After Elizabeth's husband dies, she begins to play her tenor saxophone again, and remembers when she was 15 and a member of the Blonde Bombshells, an all-girl (with one exception) swing band. Accompanied by the exception and urged on by her grand-daughter, Elizabeth hunts up all the old members of the band and urges them to perform, and in doing so, learns more than she knew about the band, its members, the roses on the drum set, and herself--the last of the Blonde Bombshells. Written by
"An album of songs so old everyone thinks they're new." This film has the elusive combination of pace and mood that set some films apart from the opening moments. And why not? Towering talent from Dame Judith Dench as a widow who plays saxaphone with a street musician to help him get the songs right, to Olympia Dukakis as the merry widow living in a Scottish castle on the alimony of her many marriages, to Ian Holm as the drummer who loved all the members of a World War II all girl (more or less) swing band. But wait, there's more. Add in Leslie Caron on bass, and the incomparable Clio Laine on lead vocal, at last, and the Blonde Bombshells are the hottest band in England since the Beatles. Well, OK, not really, but this movie is a winner.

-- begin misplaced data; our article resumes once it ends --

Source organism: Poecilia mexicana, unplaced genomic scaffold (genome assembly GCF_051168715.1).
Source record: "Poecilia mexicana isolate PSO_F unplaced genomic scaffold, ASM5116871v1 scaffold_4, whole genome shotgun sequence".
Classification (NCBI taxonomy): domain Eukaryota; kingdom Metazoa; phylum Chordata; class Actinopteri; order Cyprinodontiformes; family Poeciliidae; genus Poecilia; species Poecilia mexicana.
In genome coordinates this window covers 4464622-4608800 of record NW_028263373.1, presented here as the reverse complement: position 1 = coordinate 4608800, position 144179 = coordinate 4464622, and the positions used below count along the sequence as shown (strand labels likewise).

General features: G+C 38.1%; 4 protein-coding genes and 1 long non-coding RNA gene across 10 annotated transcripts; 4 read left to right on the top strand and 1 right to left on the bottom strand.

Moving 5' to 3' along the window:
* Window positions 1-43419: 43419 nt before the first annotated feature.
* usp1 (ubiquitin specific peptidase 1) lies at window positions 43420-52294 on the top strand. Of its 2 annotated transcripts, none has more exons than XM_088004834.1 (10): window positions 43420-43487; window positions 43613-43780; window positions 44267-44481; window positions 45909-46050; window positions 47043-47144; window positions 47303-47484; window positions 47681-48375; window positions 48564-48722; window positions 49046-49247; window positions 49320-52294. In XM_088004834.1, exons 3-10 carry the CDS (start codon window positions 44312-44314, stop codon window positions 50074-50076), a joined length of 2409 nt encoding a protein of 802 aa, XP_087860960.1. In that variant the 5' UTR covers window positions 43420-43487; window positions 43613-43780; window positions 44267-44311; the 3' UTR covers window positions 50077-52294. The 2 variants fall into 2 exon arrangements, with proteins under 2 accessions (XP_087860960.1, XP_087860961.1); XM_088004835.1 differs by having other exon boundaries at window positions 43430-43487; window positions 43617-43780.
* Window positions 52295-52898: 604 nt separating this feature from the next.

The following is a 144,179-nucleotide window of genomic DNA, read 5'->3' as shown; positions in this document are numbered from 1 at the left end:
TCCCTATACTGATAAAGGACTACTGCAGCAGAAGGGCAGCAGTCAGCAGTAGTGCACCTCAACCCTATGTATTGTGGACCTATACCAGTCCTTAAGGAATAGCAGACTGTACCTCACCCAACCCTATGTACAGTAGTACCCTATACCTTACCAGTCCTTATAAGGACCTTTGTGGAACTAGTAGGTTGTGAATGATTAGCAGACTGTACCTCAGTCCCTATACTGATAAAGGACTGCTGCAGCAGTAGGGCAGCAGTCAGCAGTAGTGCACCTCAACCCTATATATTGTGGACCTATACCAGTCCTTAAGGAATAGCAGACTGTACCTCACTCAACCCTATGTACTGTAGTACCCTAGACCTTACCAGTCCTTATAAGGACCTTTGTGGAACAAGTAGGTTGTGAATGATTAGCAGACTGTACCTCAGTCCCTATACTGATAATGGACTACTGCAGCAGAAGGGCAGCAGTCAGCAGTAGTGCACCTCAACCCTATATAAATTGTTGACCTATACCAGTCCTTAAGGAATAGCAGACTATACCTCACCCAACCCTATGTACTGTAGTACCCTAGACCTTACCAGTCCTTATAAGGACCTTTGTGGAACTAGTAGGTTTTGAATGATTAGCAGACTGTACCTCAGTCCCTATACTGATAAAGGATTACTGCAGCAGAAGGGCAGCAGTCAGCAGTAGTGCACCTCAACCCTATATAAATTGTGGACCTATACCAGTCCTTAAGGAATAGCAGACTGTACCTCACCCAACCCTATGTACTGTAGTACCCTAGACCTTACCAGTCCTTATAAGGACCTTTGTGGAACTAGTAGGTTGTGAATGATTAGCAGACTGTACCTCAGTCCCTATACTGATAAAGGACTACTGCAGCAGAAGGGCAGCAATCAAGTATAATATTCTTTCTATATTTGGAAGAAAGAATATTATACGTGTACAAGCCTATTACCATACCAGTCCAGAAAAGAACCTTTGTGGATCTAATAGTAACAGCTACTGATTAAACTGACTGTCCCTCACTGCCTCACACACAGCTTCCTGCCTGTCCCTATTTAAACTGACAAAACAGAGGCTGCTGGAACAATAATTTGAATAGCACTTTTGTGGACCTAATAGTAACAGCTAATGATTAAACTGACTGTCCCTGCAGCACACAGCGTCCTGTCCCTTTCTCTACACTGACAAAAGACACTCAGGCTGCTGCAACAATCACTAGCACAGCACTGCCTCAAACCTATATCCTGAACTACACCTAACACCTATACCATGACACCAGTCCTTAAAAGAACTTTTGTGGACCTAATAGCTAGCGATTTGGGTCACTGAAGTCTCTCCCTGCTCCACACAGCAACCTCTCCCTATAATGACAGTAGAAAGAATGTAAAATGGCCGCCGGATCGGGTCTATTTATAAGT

Elizabeth (Dench) spends the whole film trying to reunite the Blonde Bombshells to play at her granddaughter's school dance. And before you roll your eyes, imagine how difficult and courageous it would be for a bunch of sexegenarian women to step onstage in front of the Britney Spears generation following an act called "Open Wound."
In an age when actresses careers are over by the time they're 30, most bands' second album is a greatest hits compilation, and music more than a month old has almost no chance of airplay, it's great to see real talent, real music and a really good movie come from, where else, the BBC.
I love this movie, and I know I'll watch it many more times, and enjoy it more each time.
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